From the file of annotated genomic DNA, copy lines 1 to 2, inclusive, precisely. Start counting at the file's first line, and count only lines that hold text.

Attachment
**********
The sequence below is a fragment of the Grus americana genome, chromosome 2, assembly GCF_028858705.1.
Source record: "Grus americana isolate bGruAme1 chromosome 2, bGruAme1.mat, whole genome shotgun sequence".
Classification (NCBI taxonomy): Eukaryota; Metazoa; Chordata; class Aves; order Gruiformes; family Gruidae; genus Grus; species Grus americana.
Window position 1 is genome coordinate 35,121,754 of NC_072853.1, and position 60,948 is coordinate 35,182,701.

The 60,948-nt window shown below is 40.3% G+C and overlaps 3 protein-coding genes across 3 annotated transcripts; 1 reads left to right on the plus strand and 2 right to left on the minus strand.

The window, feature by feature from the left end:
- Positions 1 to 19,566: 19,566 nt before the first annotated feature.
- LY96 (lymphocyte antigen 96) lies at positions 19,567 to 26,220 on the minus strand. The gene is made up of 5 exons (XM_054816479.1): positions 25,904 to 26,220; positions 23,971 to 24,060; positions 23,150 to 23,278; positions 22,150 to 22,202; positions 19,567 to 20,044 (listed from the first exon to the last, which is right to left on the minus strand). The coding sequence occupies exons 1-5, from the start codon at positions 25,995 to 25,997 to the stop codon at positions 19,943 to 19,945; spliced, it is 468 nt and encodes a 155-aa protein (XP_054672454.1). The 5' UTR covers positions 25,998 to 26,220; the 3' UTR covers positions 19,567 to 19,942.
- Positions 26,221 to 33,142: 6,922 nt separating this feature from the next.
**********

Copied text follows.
The sequence below is a fragment of the Grus americana genome, chromosome 2, assembly GCF_028858705.1.
Source record: "Grus americana isolate bGruAme1 chromosome 2, bGruAme1.mat, whole genome shotgun sequence".